Incubating the apps of tomorrow
A government agency has teamed up with a local bank to provide marketing and project-management expertise to Thai youngsters who have dreamed up promising new IT applications
Contest-winning mobile apps or software programmes aren't really worthwhile unless they are truly able to serve end-users or organisations in the real world. Many well-thought-out apps might be beneficial to users, but their inventors _ especially young people or individuals not driven by the profit motive _ are sometimes unable to develop their creations because they lack financial support and/or marketing know-how.
The good news is that several Thai students have come up with outstanding apps. Entered in nationwide contests, some of these programs have the potential to serve users in real life and they are fortunately receiving both financial and marketing back-up from Nectec (the National Electronics and Computer Technology Centre) and the Siam Commercial Foundation.
Insectica Kingdoms is a 3D battle-strategy game for smartphones, tablets and desktop computers. It is basically an adventure story featuring four different "tribes" _ ants, grubs, grasshoppers and worms _ and the conflicts occurs when a tribe's "kingdoms" comes under threat from invading enemies. There are more than 20 insect characters for players to choose from.
Tanapon Kuljarusin, who studies at King Mongkut's University of Technology Thonburi, is leader of the team that developed Insectica Kingdoms which won third prize in last year's National Software Contest.
"Each character has different abilities. People can play this game alone via the AI system or they can play with others via local network systems," he said.
Priced at 99 cents, the game is available from the App Store and it will be able to run on Android very soon.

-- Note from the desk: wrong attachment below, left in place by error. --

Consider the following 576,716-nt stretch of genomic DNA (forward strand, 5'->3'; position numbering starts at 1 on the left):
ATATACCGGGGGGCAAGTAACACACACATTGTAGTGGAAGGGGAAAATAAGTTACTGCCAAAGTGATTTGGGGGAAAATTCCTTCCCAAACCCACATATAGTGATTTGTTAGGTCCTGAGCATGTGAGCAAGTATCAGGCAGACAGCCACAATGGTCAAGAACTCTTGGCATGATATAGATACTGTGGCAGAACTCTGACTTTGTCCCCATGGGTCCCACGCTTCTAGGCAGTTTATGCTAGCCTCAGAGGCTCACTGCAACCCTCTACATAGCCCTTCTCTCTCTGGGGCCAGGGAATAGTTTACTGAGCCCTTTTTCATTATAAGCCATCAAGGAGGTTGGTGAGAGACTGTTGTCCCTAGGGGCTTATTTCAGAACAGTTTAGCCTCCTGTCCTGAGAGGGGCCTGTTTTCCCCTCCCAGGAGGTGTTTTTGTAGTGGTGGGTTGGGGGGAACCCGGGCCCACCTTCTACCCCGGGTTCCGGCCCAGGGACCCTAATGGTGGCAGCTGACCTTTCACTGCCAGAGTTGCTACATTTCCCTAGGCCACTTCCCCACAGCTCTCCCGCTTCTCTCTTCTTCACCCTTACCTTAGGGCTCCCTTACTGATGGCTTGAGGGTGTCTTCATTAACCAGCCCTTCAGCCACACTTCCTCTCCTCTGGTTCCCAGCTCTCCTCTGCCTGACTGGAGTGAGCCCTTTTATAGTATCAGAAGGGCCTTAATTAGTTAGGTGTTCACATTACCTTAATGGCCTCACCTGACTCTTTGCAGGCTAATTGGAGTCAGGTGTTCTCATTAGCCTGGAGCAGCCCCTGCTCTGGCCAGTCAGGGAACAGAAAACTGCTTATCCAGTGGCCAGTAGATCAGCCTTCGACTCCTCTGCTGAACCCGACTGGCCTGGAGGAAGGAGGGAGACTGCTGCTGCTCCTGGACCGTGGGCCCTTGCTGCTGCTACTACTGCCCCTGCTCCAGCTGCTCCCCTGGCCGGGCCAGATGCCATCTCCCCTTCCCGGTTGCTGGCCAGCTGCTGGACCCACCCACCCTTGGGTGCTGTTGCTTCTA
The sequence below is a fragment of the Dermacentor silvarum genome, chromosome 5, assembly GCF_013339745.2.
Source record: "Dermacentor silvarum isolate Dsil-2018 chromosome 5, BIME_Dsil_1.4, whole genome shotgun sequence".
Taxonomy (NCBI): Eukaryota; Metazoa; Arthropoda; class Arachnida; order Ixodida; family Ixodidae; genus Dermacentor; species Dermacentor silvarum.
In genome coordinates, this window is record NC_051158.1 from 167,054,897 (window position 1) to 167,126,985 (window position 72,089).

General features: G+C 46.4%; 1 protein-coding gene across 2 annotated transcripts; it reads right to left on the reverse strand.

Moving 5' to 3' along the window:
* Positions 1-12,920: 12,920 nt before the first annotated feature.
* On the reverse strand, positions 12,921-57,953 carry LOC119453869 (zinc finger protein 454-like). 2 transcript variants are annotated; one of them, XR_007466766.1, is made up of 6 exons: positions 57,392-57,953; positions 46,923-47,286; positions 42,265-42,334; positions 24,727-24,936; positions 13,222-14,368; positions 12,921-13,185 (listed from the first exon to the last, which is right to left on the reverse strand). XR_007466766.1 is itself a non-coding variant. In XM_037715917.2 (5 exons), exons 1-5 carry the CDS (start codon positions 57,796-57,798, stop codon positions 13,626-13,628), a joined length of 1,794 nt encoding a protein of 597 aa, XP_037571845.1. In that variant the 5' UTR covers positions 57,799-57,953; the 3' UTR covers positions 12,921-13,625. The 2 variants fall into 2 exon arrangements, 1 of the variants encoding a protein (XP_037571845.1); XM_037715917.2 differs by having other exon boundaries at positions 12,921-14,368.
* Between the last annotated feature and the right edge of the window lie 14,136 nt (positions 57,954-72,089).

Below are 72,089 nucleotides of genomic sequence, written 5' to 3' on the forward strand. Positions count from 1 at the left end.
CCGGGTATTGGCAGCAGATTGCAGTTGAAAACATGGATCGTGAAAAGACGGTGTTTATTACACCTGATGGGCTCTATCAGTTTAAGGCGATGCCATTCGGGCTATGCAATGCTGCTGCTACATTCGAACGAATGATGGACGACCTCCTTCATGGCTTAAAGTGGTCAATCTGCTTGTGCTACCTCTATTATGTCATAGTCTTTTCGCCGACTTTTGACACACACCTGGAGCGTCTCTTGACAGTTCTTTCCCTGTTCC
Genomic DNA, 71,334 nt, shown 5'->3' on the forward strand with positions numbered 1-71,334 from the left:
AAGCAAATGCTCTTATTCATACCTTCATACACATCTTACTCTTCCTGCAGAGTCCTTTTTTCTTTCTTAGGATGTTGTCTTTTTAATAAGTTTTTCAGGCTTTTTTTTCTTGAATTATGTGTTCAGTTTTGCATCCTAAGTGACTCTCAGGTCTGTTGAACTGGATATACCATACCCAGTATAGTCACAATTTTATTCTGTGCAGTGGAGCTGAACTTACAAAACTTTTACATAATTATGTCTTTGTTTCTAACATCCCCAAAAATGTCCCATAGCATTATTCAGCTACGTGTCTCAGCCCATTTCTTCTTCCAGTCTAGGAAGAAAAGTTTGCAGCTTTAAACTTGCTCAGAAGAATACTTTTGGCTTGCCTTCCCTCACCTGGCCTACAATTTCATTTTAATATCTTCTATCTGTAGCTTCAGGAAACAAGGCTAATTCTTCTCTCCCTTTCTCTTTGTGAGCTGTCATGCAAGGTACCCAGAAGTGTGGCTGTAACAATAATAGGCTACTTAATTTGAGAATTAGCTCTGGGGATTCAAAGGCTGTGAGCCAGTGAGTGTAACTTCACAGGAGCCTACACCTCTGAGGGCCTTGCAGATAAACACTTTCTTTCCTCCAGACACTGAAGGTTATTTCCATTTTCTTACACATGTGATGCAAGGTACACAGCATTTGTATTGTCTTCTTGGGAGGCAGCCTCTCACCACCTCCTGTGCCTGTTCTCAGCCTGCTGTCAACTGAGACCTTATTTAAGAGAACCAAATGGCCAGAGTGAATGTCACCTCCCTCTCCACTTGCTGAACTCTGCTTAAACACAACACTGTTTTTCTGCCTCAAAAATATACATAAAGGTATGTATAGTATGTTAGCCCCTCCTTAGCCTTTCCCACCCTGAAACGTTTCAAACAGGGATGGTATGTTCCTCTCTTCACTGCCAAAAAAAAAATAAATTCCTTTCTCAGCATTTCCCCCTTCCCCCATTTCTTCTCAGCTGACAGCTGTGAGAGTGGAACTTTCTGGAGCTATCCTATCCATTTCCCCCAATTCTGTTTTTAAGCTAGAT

The basic game exercises players' thinking and strategy, Tanapon noted, adding: "We are going to further develop the game by having a story and history for each of the characters."
Kor Kai Rider is a mobile app that allows youngsters to practise their handwriting skills, It was developed by Pongpol Wongkhan, a fourth-year student at Bangkok University. In the past, schoolchildren would form the letters of the Thai alphabet _ kor kai, khor khai, etc _ using pen or pencil on paper. Nowadays they can use tablets for the same task, but before Pongpol had his brainwave there was no program specifically designed to give Thai pupils (and their teachers) feedback on how good or bad their handwriting was.
Pongpol's mobile app evaluates a user's efforts by displaying a rating (average, good or very good) for a passage of handwritten text and awarding it a score which is recorded for future reference.
The developer "game-ified" the idea by designing the app to adding a facility whereby the user can choose to "play" alone or else to "compete" with a database to produce the best handwriting. Write beautifully, notch up a high score and you may very well "beat the computer".
The app was designed for kindergarten students and besides practising the Thai alphabet in its entirety, kids can also choose to concentrate on just the vowels or just the consonants.
Thanks to the financial support that Pongpol received, the app will be available on the App Store "very soon", Life was assured.
Two final-year students in secondary school (Matthayom 6) have showed great vision by developing a social network program they are calling faceBIZ.